Thursday, December 04, 2008

Don't miss "A Child’s Eye View" exhibit at Williamsburg if you're nearby during the holidays

Doll in gownMy husband and I had the pleasure of visiting Williamsburg for a day some years ago and since then I have supported the work of the Williamsburg Foundation in preserving history and creating learning opportunities for all ages. So, I receive email updates each month and the update for this month mentioned that Williamsburg is hosting a marvelous exhibit of historical dolls and toys at the DeWitt Wallace Decorative Arts Museum. You enter the museum through the Public Hospital of 1773.

What a doll. She's a tall, slender beauty with flowing tresses and shining eyes and a Mona Lisa smile. She's got it all: gently arching eyebrows, shapely legs, petite fingers and feet. And what a wardrobe—a lace-trimmed dress of watered silk, a satin petticoat, two white undercoats, whalebone stays at her tapered waist, fancy silk socks inside brocaded shoes, and a robe in rainbow hues with sleeves turned back for a flirty glimpse of forearms. A doll indeed. She's carved of wood with a face of gesso and languid eyes of glass that would steal Ken from Barbie any day.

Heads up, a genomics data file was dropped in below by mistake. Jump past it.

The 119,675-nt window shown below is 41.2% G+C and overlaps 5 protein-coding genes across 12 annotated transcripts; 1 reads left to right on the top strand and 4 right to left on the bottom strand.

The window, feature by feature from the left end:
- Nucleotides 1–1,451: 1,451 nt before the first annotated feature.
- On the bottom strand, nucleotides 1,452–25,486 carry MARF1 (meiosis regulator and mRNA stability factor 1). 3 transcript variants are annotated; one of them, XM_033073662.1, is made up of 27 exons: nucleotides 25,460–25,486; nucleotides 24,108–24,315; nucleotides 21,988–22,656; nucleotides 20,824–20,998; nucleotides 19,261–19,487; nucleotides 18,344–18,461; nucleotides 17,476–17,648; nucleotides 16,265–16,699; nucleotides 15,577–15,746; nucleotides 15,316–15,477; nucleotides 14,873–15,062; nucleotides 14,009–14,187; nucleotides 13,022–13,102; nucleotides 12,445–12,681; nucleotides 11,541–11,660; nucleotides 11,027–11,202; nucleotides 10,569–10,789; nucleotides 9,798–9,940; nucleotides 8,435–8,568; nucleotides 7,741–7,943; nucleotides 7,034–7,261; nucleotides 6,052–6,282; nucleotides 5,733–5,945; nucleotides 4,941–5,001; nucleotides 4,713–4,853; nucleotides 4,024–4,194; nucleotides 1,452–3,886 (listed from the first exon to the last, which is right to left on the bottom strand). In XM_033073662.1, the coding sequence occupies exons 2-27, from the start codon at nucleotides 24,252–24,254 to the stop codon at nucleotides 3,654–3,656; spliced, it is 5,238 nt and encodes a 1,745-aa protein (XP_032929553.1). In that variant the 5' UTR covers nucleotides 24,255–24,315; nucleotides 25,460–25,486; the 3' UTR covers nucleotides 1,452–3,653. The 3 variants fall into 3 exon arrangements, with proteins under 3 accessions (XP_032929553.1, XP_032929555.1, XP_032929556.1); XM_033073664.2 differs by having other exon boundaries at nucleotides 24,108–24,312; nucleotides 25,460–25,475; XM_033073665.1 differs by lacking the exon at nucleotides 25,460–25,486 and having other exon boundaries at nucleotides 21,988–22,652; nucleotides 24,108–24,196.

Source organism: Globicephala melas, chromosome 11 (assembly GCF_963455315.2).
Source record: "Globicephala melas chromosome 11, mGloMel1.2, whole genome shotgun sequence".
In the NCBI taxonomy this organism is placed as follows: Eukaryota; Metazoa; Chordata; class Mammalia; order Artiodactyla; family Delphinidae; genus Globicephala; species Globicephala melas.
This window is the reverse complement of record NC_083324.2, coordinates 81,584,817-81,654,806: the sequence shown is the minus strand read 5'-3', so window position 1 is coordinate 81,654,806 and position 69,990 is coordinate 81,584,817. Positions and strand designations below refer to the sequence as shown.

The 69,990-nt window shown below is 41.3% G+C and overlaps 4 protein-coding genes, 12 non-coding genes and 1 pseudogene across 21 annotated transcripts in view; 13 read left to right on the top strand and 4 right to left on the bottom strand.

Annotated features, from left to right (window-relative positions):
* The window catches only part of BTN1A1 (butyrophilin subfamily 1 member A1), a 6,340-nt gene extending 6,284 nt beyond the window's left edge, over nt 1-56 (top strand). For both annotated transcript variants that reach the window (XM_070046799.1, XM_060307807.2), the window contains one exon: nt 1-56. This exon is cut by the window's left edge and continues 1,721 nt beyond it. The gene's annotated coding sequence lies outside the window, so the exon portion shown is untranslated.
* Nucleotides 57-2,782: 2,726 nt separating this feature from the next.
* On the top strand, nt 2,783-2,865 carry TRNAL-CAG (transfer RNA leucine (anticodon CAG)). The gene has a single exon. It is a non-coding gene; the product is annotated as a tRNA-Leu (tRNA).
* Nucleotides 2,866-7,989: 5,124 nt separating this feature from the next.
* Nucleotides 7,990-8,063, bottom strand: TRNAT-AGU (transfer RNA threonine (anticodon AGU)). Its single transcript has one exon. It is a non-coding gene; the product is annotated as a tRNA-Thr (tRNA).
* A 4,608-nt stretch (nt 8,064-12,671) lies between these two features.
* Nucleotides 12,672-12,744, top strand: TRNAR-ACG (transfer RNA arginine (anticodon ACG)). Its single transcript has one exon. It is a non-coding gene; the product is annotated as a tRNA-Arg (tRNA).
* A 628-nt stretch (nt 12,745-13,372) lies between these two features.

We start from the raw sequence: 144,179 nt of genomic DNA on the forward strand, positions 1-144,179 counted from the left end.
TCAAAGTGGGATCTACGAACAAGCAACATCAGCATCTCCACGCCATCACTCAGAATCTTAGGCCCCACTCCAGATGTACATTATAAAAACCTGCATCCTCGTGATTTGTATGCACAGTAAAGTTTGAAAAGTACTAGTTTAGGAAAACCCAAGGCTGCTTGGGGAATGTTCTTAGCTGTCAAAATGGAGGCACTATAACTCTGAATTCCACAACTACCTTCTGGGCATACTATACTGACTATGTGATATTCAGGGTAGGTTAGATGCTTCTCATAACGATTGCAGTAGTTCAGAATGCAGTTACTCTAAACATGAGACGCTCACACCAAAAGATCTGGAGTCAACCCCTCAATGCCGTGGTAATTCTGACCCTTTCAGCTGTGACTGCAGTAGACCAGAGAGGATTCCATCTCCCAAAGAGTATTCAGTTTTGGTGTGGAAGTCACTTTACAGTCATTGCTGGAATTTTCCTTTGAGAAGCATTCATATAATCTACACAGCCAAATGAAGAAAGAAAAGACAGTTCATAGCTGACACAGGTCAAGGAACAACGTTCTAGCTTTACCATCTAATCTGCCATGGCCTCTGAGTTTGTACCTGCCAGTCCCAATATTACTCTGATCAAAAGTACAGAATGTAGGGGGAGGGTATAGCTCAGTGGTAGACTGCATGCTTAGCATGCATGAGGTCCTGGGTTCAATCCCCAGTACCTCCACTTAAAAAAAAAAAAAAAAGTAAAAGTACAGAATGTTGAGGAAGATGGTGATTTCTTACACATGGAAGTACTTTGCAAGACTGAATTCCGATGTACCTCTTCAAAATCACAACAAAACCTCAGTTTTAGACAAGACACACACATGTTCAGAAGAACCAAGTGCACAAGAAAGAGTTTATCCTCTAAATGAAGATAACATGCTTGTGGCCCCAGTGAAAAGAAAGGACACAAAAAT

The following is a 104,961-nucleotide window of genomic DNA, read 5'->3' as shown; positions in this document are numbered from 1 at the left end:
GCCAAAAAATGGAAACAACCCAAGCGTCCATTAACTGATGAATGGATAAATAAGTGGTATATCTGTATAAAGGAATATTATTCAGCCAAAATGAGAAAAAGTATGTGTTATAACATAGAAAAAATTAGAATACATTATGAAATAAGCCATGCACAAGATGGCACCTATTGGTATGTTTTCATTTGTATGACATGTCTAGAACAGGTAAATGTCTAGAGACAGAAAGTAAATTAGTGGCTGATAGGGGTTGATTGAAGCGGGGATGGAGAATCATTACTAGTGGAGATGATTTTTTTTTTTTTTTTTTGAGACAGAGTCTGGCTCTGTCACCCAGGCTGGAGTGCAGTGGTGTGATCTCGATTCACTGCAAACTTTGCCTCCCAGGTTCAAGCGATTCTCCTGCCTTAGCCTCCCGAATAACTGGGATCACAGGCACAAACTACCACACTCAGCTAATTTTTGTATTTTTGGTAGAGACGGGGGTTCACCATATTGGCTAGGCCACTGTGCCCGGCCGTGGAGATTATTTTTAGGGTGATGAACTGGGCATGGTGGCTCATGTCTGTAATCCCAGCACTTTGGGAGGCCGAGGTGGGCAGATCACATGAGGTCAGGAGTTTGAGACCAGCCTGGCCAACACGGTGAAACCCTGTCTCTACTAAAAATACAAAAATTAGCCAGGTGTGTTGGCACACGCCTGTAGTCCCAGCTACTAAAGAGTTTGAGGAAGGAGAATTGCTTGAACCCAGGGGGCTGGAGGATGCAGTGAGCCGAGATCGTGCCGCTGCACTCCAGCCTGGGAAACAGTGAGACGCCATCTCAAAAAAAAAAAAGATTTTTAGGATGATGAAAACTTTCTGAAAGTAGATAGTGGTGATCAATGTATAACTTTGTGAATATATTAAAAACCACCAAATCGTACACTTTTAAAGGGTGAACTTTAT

Not to be catty, but Barbie is, after all, in her fifties—all the more galling to lose a boyfriend to a rival in her 200s. Barbies by the thousands stare through plastic on the crowded shelves of today's cacophonous super toy stores. Her colonial counterparts may have sat among the bonnets and purses on a shelf of the millinery shop in Williamsburg, whose proprietor, Margaret Hunter, advertised "a variety of Toys, dressed and undressed Babies, Green Silk Purses etc." in the Virginia Gazette of October 15, 1772. Lucky was the little girl—and well-heeled her family, no doubt—who was given this stylish lady as a toy.

[Left - Bewigged and begowned in lace and embroidered silk, this doll, now
in Colonial Williamsburg's collections, must have been the treasure of some eighteenth-century girl. Photo by Hans Lorenz.]

The Williamsburg website has a wealth of slides shows, videos and podcasts about their living museum, costumes of the period, daily life in Colonial America, and politics of the Revolutionary Period. I particularly enjoyed their interactive slide show on colonial fashion. It includes a range of clothing from elaborate silk gowns of the wealthy elite to the rather risque attire of a bar maid (or prostitute I wasn't quite sure - she looked very much like a 21st century teen decked out in Gothic dress complete with black lipstick)

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